In the right hands and with firm but gentle training methods, she is usually eager to please and learns fast.
Because of her reserved nature, she also needs early socialization to prevent shyness. She is naturally good with children. As a pack hunter, she is also good with other dogs.
She can be suspicious with strangers, so she will benefit from early socialization to them as well. Aggression is not an issue with the Segugio Italiano temperament.
She does, however, have a prey drive, although it is not as strong as in many hunting dogs. If there are small pets in the home, she may do fine with them with early socialization.
However, she is unlikely to be trained out of her instinctive chasing of rabbits and other small mammals. For that reason, she will need to be contained in a yard and kept on a leash when walking.
Mental stimulation is very important with this intelligent hunting breed. She needs activities to keep her mind busy in addition to physical exercise. She is a great candidate for organized canine sports.
Helpful Dog Training Resource:
For help with training your Segugio Italiano dog, you should take a look at The Online Dog Trainer by Doggy Dan. Doggy Dan is an expert Dog Trainer based in New Zealand. His online resource contains Hundreds of Excellent Dog Training Videos that will take you step-by-step through the process of developing a healthy, happy well-behaved dog.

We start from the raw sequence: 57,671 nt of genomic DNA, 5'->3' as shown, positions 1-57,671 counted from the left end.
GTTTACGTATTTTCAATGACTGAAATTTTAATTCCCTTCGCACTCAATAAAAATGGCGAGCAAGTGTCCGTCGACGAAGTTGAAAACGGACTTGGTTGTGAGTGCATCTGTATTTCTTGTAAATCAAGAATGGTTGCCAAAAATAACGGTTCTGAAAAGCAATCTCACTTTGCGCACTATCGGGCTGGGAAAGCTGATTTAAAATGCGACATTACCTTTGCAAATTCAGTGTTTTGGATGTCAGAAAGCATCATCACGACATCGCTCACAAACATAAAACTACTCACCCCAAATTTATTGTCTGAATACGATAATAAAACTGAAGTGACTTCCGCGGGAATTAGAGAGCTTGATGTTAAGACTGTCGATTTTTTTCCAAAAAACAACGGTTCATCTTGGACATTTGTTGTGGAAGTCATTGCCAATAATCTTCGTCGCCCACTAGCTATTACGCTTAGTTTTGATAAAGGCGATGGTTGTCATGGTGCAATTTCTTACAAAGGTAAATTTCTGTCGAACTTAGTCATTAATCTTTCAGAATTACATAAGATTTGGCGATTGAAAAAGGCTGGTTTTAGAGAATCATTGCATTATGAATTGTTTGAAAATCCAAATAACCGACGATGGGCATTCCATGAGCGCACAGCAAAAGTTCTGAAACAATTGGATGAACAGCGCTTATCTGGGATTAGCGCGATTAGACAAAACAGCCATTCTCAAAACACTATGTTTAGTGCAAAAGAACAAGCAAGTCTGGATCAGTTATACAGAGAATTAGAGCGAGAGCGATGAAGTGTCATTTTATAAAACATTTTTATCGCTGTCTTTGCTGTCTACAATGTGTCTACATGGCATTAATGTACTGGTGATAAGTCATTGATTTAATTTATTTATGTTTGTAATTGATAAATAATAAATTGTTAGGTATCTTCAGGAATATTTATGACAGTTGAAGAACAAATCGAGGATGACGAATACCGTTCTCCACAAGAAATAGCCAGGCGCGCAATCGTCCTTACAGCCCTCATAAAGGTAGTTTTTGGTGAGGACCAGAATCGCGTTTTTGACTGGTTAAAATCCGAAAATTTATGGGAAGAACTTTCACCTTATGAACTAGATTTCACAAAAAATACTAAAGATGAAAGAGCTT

Segugio Italiano Appearance
The Segugio Italiano is a medium-sized dog with a lean, muscular build. She has a square body shape (height approximately equal to length).
There are 2 coat varieties of the Segugio. One is a smooth coat, which is thick and so shiny it looks almost like glass. The other is a wire-haired coat that is also dense and thick.
Segugio Italiano colors are the same for both. They can be wheat/golden, black, or red, with or without white markings. They can also be black and tan.
She has a long head, large in size, with an oval-shaped skull. Her ears are fairly low-set and hanging. They are triangular and very long. Her eyes are fairly large and can be brown or amber. She has a sweet, somewhat sad expression.
Her muzzle is long and broad. According to the FCI breed standard, she has a Roman nose and a scissor or pincer bite. Her neck is long and slender.
Her tail is thin and uniform, set fairly high. She carries it straight when she’s resting, long and lifted above the back when she’s moving.
Segugio Italiano Size
Average Segugio Italiano weight is 40-60 pounds and its height averages 19-23 pounds.
Segugio Italiano Lifespan